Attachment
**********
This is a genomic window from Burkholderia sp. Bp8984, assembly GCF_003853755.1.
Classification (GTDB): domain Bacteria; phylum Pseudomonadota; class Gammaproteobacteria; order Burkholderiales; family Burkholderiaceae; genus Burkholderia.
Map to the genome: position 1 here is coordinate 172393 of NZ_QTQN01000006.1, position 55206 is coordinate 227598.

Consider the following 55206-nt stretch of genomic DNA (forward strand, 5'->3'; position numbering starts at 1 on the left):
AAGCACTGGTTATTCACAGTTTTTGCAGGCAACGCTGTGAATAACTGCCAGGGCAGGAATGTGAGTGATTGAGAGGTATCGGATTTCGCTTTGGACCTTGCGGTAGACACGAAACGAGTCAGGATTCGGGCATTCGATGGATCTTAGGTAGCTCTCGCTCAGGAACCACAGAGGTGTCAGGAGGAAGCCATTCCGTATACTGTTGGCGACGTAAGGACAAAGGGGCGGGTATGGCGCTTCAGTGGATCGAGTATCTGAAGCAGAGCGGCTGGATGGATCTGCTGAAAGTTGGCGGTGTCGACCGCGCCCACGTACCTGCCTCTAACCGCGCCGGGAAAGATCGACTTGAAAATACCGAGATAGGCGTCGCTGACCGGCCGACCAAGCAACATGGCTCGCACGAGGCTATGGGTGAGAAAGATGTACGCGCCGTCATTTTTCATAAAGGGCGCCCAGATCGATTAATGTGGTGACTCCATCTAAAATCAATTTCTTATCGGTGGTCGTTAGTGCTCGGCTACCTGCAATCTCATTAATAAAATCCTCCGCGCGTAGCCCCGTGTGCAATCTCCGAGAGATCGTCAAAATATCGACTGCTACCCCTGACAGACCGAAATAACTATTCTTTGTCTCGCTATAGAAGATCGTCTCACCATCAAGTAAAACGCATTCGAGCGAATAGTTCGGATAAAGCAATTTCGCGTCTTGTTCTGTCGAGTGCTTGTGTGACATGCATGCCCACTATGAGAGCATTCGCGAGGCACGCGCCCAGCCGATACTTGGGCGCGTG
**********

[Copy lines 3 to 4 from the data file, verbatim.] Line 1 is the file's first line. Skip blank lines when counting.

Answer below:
Map to the genome: position 1 here is coordinate 172393 of NZ_QTQN01000006.1, position 55206 is coordinate 227598.

Consider the following 55206-nt stretch of genomic DNA (forward strand, 5'->3'; position numbering starts at 1 on the left):